If you have a young child, especially one in daycare or preschool, you have probably had some type of experience with conjunctivitis, otherwise known as pink eye. Either your child has had it, you’ve received the dreaded notification that it is going around the class or you have unfortunately had it yourself. Pink eye is so common that it is estimated to affect 3 million people yearly, according to the National Institutes of Health. The good news is, pink eye is typically self limited and not dangerous. So take a deep breath and read up on the different causes and what you can do.
What is conjunctivitis?
The conjunctiva is the lining of the white part of the eye and the inside of the eyelid. When this thin membrane becomes inflamed, you have what is known as conjunctivitis. There are many causes of conjunctivitis so this post will focus on the most common types we see in children.
What causes conjunctivitis?
The 3 main causes of conjunctivitis are bacterial, viral or allergic. The type of conjunctivitis that most parents refer to as “pink eye” is usually the bacterial kind.
Babies can get conjunctivitis from the bacteria in the birth canal or from bacteria that cause sexually transmitted infections. Therefore, newborns are given antibiotic eye ointment after birth to protect the eye from any complications of conjunctivitis due to these causes. If your infant has red eyes, discharge from the eyes or swollen eyelids, seek medical care.
What are the symptoms of pink eye?
The most obvious sign your child has conjunctivitis is redness in the eye(s), hence the name pink eye. They may also experience some irritation, pain or itching of the eye. Sometimes they report sensitivity to light or a feeling of grittiness under the eyelid. Patients with viral conjunctivitis will frequently have watery discharge and will present with lymph nodes in the neck, as well as other symptoms of a cold. Patients with allergic conjunctivitis will also have watery discharge from the eyes, which when built up (for example after sleeping) will cause some crusting around the eye. Finally, patients with bacterial conjunctivitis will have a thick yellowish discharge from the eyes that tends to be persistent all day as opposed to just build up in the morning. These patients will frequently get so much discharge overnight that their affected eye(s) is glued shut in the morning.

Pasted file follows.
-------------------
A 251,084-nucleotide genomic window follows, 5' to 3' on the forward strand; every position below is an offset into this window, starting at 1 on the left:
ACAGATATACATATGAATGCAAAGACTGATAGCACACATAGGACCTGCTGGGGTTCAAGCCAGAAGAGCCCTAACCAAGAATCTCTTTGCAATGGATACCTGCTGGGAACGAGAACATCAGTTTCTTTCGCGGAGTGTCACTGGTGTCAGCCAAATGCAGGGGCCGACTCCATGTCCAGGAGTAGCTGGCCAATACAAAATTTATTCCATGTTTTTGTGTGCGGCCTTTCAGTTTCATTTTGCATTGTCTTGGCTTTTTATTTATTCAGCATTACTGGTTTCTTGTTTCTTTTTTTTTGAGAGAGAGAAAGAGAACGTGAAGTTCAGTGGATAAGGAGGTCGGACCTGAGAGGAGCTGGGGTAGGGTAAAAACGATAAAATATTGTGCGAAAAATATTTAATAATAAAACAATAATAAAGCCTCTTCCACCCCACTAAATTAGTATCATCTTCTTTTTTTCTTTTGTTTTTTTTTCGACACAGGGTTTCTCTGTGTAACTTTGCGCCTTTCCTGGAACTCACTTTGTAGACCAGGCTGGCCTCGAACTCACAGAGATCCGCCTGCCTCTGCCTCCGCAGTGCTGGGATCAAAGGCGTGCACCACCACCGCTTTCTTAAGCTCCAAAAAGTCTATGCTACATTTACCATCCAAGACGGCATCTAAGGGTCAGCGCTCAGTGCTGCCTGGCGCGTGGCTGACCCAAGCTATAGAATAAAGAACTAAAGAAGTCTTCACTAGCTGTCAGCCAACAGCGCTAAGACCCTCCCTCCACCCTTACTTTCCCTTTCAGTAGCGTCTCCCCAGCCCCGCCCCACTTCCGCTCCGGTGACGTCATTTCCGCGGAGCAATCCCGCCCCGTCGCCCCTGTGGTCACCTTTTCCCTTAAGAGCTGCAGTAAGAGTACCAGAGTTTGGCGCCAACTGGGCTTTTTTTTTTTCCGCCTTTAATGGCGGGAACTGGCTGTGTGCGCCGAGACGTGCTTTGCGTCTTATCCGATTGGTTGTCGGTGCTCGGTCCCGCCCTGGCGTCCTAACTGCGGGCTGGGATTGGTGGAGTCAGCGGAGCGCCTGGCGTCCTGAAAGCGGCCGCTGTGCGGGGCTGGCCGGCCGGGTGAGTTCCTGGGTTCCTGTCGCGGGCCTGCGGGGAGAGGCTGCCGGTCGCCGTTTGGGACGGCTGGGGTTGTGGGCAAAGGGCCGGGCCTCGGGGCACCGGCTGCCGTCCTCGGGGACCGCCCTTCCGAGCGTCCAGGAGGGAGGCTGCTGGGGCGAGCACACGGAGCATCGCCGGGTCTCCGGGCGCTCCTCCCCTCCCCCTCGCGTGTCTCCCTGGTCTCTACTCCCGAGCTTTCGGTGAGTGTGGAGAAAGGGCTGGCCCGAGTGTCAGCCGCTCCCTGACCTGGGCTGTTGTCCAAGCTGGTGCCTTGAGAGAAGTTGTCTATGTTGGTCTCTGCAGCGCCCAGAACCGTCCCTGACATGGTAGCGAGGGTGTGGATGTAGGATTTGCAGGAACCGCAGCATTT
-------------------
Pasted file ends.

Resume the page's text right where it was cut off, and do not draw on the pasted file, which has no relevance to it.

How is pink eye treated?
Both viral and bacterial conjunctivitis are self-limited and will usually get better on their own within 7-10 days. There are no medications for common viral pink eye but there are antibiotic drops for bacterial pink eye. The reason we prescribe drops is to reduce spread as pink eye is extremely contagious. However, if your child is not in daycare or exposing other children, he/she can forgo treatment because it will resolve on its own without any complication (outside of infancy).
Allergic conjunctivitis can be treated with a variety of different allergy eye drops. Reducing exposure to allergens, like pets, can also help. When other allergy symptoms are present; like sneezing, runny nose, stuffy nose and cough, your doctor may recommend an oral allergy medication.
How is pink eye spread and how can it be prevented?
Infectious causes of conjunctivitis are spread very easily from person to person. If an infected individual touches their eye and touches another person’s eye, that person will most likely get it. If an infected individual touches their eye and touches a surface, someone else can touch that surface and then spread the infection to their own eyes. This is why it is spread like wildfire through a daycare or preschool.
The best way to prevent spread is to avoid touching your eyes, frequent hand washing and avoid sharing towels or blankets with someone else. Also, don’t share makeup, makeup brushes or eye drop bottles. If you wear contacts, it is a good idea to start a new pair after treatment.
It is important to note that the American Academy of Pediatrics does NOT recommend excluding a child from school or daycare because of a red or crusty eye.
Other causes of red eyes
Chemical irritation, like chlorine, can cause red and painful eyes and is a common complaint in the summer. Also, scratches on the cornea from an injury or debris in the eye can also cause red and painful eyes. If your child is complaining of pain or visual change, along with redness in the eye, but they do not appear to have other symptoms of conjunctivitis, have him/her seen by their doctor.
As always, if you have concerns or questions about your child, make an appointment with your pediatrician.